The deficit is huge. Despite a brief rebound, the U.S. dollar index can fall to 78.00. Japan is in a recession, USDJPY technical and fundamental pictures point to a move toward 82.00.
Seeking a compromise
The re-election of President Obama will not change market trends, at least for the short-term. In fact, after a brief increase, the US dollar should remain under pressure, capped by the huge deficit and the political fight over the “fiscal cliff.” The U.S. dollar index, which averages a basket of six currencies, could briefly rise to 81.50-82.00, before selling-off to 78.00-76.00 again. The end of December is the first deadline for the power struggle in Washington D.C., by then, fiscal negotiations should equip President Obama with a plan for the next four years. In reality, the risks of going over the so called “cliff” have risen lately: Republicans do not want higher taxes, while Democrats wish to pursue higher taxes for the wealthy; nonetheless, a sort of agreement between the parties is expected. If no agreement is reached, the debt ceiling deadline of February/March should oblige the two parties to find a compromise over the fiscal matters. Recessionary winds are blowing; financial markets should consolidate until a clear decision is made, but a non-decision in spring could result in massive stock selling.
Japan: What Will Happen Now?
It is now official: Japan is in a recession and a strong Japanese yen is not advisable. The slowing of global trade is undermining exports. Core machine orders, an indicator for capital spending, fell by 4.6% in September. Foreign orders were unchanged, but they fell by almost 16% in August. Bad relations with China, accentuated by the dispute over the Senkaku islands, have not helped exports either. The GDP could end up below 1.0% by the third quarter of the year. The Bank of Japan announced it would buy an additional Japanese yen 11 trillion in assets, and it will favor unlimited funding for a lending program. As a result, commercial banks’ new practice of lending to the private sector will be supported by the BoJ. The results are uncertain; in Great Britain, as an example, the demand of credit by the private sector was strong when a similar approach was implemented. USDJPY finds a good technical support at 79.00/78.00, and a rebound to 82.00 is a possibility over the coming months. The large head and shoulders formation, coupled with a divergence between price and the RSI indicators on the daily/weekly charts, should help USDJP.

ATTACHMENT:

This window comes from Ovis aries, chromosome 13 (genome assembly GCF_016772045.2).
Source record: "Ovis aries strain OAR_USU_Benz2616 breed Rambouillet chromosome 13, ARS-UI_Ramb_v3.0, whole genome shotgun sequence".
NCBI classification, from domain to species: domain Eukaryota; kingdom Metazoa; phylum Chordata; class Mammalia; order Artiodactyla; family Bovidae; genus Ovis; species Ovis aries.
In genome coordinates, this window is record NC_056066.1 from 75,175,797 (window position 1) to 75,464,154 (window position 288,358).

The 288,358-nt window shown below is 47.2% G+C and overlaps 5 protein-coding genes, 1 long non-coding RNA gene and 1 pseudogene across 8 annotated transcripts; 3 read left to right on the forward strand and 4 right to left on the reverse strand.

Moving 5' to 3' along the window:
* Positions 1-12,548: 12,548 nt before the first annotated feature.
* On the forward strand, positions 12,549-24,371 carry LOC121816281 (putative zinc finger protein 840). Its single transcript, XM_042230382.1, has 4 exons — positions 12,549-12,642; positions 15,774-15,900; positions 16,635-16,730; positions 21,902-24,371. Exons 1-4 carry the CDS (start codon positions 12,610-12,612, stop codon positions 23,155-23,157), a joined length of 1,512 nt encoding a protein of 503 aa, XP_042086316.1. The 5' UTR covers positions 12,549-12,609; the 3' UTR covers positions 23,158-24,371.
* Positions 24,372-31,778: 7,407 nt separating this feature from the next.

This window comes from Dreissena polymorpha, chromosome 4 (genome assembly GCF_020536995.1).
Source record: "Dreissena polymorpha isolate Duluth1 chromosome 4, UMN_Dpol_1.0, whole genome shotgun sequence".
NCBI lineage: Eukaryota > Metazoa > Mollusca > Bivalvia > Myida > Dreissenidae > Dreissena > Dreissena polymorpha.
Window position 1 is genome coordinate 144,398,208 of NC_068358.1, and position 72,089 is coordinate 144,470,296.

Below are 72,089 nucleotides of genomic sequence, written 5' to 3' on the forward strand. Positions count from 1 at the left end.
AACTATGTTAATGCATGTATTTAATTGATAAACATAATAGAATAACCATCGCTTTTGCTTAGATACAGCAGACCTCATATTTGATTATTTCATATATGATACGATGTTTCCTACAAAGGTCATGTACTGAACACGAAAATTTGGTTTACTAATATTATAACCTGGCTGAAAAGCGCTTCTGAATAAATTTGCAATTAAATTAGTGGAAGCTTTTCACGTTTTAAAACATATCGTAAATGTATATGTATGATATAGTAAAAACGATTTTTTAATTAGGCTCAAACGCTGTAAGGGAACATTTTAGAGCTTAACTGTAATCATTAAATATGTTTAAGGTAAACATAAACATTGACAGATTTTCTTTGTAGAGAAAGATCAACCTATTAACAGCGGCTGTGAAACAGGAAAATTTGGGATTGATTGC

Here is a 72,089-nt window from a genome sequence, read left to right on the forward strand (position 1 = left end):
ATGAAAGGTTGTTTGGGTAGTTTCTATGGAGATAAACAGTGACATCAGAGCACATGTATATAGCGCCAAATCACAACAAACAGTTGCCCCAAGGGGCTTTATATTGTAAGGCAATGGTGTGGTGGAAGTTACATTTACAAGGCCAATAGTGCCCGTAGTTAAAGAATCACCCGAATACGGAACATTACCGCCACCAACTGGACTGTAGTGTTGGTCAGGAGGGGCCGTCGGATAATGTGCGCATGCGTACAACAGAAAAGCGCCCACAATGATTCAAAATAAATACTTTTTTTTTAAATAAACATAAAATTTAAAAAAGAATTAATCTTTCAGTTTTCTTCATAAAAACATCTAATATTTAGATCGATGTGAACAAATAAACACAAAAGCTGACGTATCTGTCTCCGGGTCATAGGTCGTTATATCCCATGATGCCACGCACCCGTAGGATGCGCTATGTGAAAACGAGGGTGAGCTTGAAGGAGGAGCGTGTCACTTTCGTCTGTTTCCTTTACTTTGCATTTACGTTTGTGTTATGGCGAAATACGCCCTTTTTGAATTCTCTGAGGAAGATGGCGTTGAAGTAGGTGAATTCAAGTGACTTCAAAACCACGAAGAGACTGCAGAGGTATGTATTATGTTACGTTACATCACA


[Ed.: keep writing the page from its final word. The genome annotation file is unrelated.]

A “Wait and See” Approach for ECB
ECB president Mario Draghi expects only minor improvements in 2013. So,interest rates should remain on hold for now, unless numbers severely deteriorate. These were the results of last week’s meeting in Brussels. The financial crisis might be ending, but Europe is still in a recession: economic conditions have weakened in France and Germany, and in September, industrial production fell 2.7% in the former and 1.8% in the latter. The positive effects of Outright Monetary Transactions (OMT) in terms of consumer confidence have not materialized yet. The ECB confirmed funds are ready; nonetheless, a country needs to ask for assistance in order to receive help. When will Spain make the first move? Global financial markets are focusing on the idea that Madrid will soon ask for assistance. The yields of the Spanish bonds will again rise, if this perception changes. EURUSD could correct to 1.2650/1.2550; however, the longer-term prospective is bullish. The market can increase to 1.36-1.44 over the medium-term.
Angelo Airaghi, www.ProfitsOn.com
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